John Oliver seems to be leading the 'but seriously...' comedy movement Youtube/LastWeekTonight

As turmoil hits Britain and the US, a thirst for political comedy seems only to be growing more widespread. Audiences are turning to comedians to speak the truth to those in power and lampoon those in government. 

Perhaps it’s the sheer absurdity of the news cycle that requires these clowns of society, who navigate through the absurd on a daily basis, to guide us through this madness – look, for example, at the viral appeal of John Oliver and Stephen Colbert in the US, or, closer to home, the popularity of political comedians such as Alice Fraser and Nish Kumar.

Yet, even those who have been decidedly unpolitical up until this point are beginning to jump on the bandwagon, microphones in hand. A club set today would be incomplete without a nod to Trump or Brexit, as the comedian muses on the benefits of a single market before continuing their monologue about their hilarious visit to the supermarket. As our politics has become inane, the inane has become political and, at times, serious. And with this comes a problem.

The comedian asks for a moment of sincerity to finally explain the serious and concerning message behind the laughter

Michelle Wolf, the American comic made infamous for her speech at this year’s White House correspondents’ dinner, has a piece in her new comedy show where she parodies the current satirical talk shows. “Since this is a comedy show in 2018”, she explains to the crowd, “you know one thing for sure. This comedy segment is going to be sincere and angry.” She goes on to list all the tropes of the genre, from an “information part” to the “unexpected pivot”, ending triumphantly with the “courageous point”, because, as she explains, “writing jokes is hard and you know what’s easier? An earnest plea.”

This earnest plea, or what I'll call the ‘But seriously...’ part of show, has become an increasing phenomenon in all modern comedy shows. The comedian asks for a moment of sincerity to finally explain the serious and concerning message behind the laughter. Vital issues are always raised here, but I’d argue that something crucial is lost when our comedy becomes too political.

The beauty of satire lies in its ability to laugh at everything, to take that which is serious and remind its audience of its sheer absurdity

Although true satire has politics as its subject, it never becomes political. Its beauty lies in its ability to laugh at everything, to take that which is serious and remind its audience of its sheer absurdity. It shouldn’t be ideological and it can never go too far.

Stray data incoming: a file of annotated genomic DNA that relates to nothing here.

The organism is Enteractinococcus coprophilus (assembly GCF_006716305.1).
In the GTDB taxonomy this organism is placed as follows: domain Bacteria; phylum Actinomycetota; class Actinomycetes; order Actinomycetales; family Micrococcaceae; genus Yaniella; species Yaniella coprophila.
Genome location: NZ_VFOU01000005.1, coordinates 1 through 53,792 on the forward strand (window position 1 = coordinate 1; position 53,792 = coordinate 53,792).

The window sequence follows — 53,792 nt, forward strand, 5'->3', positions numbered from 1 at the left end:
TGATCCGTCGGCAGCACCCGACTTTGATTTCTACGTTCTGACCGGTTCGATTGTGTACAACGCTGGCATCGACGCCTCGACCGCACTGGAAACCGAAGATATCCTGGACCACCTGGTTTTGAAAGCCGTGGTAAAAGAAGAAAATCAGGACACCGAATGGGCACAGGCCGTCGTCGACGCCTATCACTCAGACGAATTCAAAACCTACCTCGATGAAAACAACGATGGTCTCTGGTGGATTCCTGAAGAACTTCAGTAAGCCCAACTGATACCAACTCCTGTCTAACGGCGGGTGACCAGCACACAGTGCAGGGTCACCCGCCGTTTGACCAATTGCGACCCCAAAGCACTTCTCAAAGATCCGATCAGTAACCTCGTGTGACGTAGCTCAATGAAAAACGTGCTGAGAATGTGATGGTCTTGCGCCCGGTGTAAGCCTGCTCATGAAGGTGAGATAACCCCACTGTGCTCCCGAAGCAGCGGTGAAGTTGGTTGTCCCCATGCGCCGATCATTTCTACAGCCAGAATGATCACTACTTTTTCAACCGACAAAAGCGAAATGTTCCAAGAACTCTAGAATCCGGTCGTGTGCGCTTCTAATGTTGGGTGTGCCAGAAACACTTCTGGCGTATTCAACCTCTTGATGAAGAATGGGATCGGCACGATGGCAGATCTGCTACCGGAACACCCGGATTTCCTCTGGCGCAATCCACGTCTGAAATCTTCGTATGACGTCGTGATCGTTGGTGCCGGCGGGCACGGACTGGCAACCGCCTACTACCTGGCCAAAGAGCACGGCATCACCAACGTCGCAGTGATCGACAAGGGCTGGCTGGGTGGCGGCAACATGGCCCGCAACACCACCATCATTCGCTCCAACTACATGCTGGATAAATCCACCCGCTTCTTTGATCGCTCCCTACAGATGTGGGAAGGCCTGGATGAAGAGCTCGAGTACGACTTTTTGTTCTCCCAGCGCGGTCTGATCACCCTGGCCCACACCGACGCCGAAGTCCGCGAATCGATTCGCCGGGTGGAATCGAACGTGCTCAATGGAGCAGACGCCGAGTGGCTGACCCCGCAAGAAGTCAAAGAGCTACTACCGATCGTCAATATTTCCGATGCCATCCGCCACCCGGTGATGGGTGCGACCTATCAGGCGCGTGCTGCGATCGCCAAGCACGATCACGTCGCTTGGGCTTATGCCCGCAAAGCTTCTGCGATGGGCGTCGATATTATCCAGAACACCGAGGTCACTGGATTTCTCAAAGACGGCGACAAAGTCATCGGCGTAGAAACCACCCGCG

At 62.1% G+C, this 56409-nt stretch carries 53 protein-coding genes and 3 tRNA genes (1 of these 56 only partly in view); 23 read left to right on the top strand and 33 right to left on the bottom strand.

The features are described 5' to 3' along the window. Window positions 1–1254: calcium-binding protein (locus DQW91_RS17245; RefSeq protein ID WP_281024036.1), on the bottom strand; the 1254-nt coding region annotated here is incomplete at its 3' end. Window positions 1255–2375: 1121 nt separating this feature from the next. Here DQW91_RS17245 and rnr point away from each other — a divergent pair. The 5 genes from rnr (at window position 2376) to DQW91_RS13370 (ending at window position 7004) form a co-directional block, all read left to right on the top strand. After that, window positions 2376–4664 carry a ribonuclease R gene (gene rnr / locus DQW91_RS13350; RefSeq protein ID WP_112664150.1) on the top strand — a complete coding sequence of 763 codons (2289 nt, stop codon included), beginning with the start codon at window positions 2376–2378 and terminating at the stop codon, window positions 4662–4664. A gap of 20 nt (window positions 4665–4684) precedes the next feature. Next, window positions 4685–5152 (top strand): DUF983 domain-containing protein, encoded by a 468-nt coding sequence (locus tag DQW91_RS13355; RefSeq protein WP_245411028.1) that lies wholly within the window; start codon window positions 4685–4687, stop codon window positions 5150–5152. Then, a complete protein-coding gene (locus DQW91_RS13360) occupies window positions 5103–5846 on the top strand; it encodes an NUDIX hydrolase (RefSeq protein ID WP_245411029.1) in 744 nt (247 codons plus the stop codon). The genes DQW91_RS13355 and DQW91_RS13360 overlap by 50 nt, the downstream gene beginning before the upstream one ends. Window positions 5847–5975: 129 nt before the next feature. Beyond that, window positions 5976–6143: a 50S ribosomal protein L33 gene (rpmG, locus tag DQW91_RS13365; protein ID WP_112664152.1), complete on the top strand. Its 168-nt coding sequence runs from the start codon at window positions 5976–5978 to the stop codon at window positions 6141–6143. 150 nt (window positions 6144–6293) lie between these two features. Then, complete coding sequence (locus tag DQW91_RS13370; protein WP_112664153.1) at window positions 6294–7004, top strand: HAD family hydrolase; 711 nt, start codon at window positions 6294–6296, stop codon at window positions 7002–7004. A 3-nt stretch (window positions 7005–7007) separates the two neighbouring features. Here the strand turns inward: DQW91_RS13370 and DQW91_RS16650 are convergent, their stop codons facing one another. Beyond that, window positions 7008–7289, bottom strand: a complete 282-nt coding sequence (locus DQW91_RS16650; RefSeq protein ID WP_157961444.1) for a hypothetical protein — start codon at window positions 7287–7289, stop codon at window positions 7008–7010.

A true example of this is the Private Eye letters page. Here readers comment on and praise the investigative work of such a paper which still finds the occasion to highlight, say, the uncanny similarity between Vladimir Putin and Voldemort. The first few letters are always filled with threats to cancel subscriptions over a particularly offensive cartoon or caption: a Mr Smyth or a Mrs Thompson will always begin by qualifying that they usually find cover gags about Princess Diana as funny as the next person, but on this occasion the paper has 'just gone too far’, and as a result they will be withdrawing their custom forthwith. The organ dutifully publishes a few such letters every issue, in doing so exhibiting to its remaining readers the true appeal of satire.

This current trend of earnest comedy troubles me

We can’t deny that satire has real political power, and we only have to remind ourselves of Charlie Hebdo attack and the incredible worldwide support it received in its aftermath to recognise such power. But the magazine’s strength came from its capacity to always laugh, and it was for this reason alone that its enemies tried to destroy it. True satire refuses to listen to the letters written the Mrs Smyths and Mr Thompsons who attempt to draw it into the realm of the serious.


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This current trend of earnest comedy troubles me. It signals that satire is losing its unique escapism. It suggests that we have lost our ability to laugh.

You could argue that the state of global politics has become so dire that there is no space for humour. That populism, the nuclear threat and oppression are not laughing matters - and I’d agree.

But satire gives us the chance to mock and to jeer. To remind ourselves that even the largest dictators still hold a resemblance to He Who Must Not Be Named. In this aspect it is uniquely democratic, and this sheer silliness cannot and should not be underestimated, for it is the source of satire's true power. In 2018, more than ever, we need to bring on the clowns. Let them stand on stage, and make us cry with laughter.

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